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West Papua - Back on agenda, 30 years later
Sydney Morning Herald - World Section
Back on agenda, 30 years later
By KAREN POLGLAZE in Jakarta
Rex Rumakiek knew the ballot would be rigged when the Indonesian administrators abolished the local parliament after it had approved a one man, one vote system.
It wasn't only the Indonesians. It appeared that the rest of the world was also prepared to sacrifice the rights of the West Papuan people for its own geostrategic interests.
Thirty years ago today, the United Nations took note of a critical report from its chief poll observer and, without debate, handed over the western half of New Guinea island to Indonesia.
But now, as the winds of democracy blow through Indonesia, hope is growing that the issue that slipped off the international agenda on November 19, 1969, can be forced back into the spotlight.
In the wake of the completely different outcome of another UN-supervised independence ballot in an Indonesian-annexed territory, East Timor, the Dutch-based Foundation for Papuan People's Study and Information has called for an international campaign to ensure the governments of the world re-examine the facts surrounding the 1969 Act of Free Choice - the widely criticised UN-supervised process by which 1,025 West Papuans unanimously opted to integrate with Indonesia.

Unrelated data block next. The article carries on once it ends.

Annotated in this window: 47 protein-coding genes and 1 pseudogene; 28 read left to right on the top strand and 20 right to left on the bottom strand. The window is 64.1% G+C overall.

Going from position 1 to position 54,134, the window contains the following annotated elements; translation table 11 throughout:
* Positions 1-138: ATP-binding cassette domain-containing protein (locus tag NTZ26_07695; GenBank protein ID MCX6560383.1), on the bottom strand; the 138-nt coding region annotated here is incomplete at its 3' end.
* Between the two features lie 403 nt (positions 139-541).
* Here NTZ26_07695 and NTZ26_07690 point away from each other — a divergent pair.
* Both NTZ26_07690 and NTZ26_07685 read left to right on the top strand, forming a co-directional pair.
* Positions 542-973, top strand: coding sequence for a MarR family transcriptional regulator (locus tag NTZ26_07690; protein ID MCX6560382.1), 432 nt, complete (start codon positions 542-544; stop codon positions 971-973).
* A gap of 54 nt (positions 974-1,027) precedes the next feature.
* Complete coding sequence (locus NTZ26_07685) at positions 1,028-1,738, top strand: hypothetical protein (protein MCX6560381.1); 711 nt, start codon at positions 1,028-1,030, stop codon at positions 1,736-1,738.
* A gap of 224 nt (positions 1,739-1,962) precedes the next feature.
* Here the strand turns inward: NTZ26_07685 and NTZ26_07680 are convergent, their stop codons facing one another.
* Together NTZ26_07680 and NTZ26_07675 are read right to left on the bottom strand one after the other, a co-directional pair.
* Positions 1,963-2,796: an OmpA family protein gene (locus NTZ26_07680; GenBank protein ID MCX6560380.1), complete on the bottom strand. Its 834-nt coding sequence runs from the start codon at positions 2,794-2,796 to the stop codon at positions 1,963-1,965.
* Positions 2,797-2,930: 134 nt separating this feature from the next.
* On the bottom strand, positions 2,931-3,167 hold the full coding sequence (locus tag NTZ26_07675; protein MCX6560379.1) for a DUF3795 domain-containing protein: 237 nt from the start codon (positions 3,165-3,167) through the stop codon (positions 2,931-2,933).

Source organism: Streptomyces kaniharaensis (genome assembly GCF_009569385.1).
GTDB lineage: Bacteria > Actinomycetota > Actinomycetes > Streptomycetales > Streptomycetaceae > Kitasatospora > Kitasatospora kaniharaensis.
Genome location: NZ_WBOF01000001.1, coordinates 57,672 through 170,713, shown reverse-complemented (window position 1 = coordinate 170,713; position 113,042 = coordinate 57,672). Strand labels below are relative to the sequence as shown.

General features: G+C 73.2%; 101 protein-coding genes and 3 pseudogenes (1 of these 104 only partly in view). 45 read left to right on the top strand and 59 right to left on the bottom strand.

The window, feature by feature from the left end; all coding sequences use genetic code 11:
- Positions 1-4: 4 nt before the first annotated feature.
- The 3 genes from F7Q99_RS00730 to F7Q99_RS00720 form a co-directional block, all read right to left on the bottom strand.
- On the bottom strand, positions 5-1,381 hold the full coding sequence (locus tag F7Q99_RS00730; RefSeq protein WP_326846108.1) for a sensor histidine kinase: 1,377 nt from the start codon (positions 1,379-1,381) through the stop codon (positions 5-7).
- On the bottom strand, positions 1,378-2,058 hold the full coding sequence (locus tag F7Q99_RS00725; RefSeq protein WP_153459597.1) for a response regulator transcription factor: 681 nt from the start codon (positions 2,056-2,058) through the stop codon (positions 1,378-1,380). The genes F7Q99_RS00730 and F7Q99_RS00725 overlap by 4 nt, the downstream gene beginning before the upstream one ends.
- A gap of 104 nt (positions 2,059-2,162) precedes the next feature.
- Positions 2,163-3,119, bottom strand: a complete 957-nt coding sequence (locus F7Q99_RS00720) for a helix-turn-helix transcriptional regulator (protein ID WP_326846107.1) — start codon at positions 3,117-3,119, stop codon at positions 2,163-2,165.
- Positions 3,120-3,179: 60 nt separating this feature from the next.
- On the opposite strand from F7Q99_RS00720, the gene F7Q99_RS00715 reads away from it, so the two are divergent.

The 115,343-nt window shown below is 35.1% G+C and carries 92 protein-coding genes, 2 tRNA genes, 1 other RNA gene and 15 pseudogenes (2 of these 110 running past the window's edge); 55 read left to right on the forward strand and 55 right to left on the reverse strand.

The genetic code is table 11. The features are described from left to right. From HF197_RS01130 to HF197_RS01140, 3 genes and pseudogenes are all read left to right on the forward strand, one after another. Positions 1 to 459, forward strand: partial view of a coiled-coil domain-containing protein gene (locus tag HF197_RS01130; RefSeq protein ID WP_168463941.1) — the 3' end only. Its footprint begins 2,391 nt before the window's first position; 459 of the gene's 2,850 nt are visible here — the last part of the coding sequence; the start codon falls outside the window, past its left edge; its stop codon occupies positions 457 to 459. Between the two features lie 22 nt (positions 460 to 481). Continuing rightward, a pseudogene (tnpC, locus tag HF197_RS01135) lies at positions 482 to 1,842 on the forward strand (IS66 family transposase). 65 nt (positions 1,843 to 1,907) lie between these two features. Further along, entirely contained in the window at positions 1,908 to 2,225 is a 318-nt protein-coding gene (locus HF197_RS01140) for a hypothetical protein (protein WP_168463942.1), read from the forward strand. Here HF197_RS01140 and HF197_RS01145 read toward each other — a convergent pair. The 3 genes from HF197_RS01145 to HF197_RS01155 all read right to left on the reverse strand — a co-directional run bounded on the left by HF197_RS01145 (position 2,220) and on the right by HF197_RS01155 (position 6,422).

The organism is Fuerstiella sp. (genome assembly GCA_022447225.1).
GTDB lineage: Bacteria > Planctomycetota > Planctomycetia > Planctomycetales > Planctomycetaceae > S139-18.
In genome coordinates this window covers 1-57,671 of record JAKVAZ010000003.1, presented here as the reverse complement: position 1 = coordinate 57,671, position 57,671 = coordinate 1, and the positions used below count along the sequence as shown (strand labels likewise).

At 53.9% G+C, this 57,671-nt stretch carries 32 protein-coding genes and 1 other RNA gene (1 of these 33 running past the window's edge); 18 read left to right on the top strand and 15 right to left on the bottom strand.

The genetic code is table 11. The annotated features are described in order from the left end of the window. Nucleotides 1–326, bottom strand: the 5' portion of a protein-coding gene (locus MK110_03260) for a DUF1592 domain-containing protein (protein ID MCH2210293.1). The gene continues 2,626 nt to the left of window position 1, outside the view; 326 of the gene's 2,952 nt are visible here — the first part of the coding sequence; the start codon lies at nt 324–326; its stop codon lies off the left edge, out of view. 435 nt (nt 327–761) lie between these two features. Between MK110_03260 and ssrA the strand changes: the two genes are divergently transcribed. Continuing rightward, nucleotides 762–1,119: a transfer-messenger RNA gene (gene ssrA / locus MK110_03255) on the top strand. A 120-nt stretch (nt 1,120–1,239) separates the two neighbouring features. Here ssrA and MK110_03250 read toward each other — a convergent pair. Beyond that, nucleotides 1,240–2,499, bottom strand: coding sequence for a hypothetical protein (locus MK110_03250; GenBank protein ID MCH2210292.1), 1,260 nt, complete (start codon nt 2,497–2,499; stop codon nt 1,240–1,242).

''At least, the governments should declare that the 1969 Act of Free Choice was a farce,'' the foundation says. Mr Rumakiek, then a 21-year-old independence activist in Jayapura, the capital of the territory now called Irian Jaya, said the Indonesian administrators there at the time knew that 95 per cent of the people wanted an independent state. As the 1962 agreement Indonesia had made with the former Dutch colonial masters stipulated an act of self-determination, they held a poll.
But they limited voters to 1,025 men, at times apparently chosen at random, and ensured the outcome would be just what they wanted.
''It was nothing like East Timor,'' Mr Rumakiek said. ''In the early 1960s, hundreds of leaders were brought to Jakarta and they signed documents swearing allegiance to the Republic of Indonesia. So, in 1969 they were shown the documents by the military and told not to forget they had already made their choice.''
At the time, the UN General Assembly simply took note of the report of the UN Secretary-General's representative for the vote, Mr Fernando Ortiz-Sanz, which contained reservations over how the terms of the 1962 agreement enabling the poll had been fulfilled, so it had never endorsed the report.
But an Australian law professor, Sam Blay, argues that although there were legal flaws and quite clear breaches of the agreement, it would be very difficult now to challenge Indonesia, The Netherlands or the UN over the act.
Irian Jaya is not a state, so it would have to get another state to take the legal action on its behalf. Professor Blay said: ''What perhaps the West Papuans need is not so much legal adversaries but political allies to make the Dutch understand that they really failed, just like the Portuguese were persuaded to take up the cause of East Timor in the UN.''
Professor Blay believes the West Papuans should lobby to get Australia to take up the cause, as secret documents released this year showed Australia had known what would happen and had worked to discourage nationalism among the West Papuans.
Mr Rumakiek now lives in Australia. He left Jayapura in 1970, but he believes his homeland will achieve independence, and will one day return.
Australian Associated Press
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